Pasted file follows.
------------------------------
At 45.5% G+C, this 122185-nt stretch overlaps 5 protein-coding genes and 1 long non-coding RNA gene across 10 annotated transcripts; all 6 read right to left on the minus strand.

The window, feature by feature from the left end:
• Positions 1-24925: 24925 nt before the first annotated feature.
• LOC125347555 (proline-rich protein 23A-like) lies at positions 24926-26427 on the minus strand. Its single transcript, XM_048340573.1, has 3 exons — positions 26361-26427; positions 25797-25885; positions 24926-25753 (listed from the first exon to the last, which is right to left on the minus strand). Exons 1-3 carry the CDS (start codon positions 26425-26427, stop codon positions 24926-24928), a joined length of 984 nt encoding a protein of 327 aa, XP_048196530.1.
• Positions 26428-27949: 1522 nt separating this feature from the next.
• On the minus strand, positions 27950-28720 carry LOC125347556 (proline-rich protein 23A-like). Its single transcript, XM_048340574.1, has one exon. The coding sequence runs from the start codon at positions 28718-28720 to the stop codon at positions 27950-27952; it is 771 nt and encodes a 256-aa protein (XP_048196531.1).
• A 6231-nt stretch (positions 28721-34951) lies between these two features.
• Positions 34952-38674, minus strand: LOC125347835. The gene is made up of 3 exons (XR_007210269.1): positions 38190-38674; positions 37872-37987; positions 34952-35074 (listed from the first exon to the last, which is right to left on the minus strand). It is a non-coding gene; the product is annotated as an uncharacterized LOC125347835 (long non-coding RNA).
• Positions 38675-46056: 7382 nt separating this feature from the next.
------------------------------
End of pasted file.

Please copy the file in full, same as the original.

At 45.5% G+C, this 122185-nt stretch overlaps 5 protein-coding genes and 1 long non-coding RNA gene across 10 annotated transcripts; all 6 read right to left on the minus strand.

The window, feature by feature from the left end:
• Positions 1-24925: 24925 nt before the first annotated feature.
• LOC125347555 (proline-rich protein 23A-like) lies at positions 24926-26427 on the minus strand. Its single transcript, XM_048340573.1, has 3 exons — positions 26361-26427; positions 25797-25885; positions 24926-25753 (listed from the first exon to the last, which is right to left on the minus strand). Exons 1-3 carry the CDS (start codon positions 26425-26427, stop codon positions 24926-24928), a joined length of 984 nt encoding a protein of 327 aa, XP_048196530.1.
• Positions 26428-27949: 1522 nt separating this feature from the next.
• On the minus strand, positions 27950-28720 carry LOC125347556 (proline-rich protein 23A-like). Its single transcript, XM_048340574.1, has one exon. The coding sequence runs from the start codon at positions 28718-28720 to the stop codon at positions 27950-27952; it is 771 nt and encodes a 256-aa protein (XP_048196531.1).
• A 6231-nt stretch (positions 28721-34951) lies between these two features.
• Positions 34952-38674, minus strand: LOC125347835. The gene is made up of 3 exons (XR_007210269.1): positions 38190-38674; positions 37872-37987; positions 34952-35074 (listed from the first exon to the last, which is right to left on the minus strand). It is a non-coding gene; the product is annotated as an uncharacterized LOC125347835 (long non-coding RNA).
• Positions 38675-46056: 7382 nt separating this feature from the next.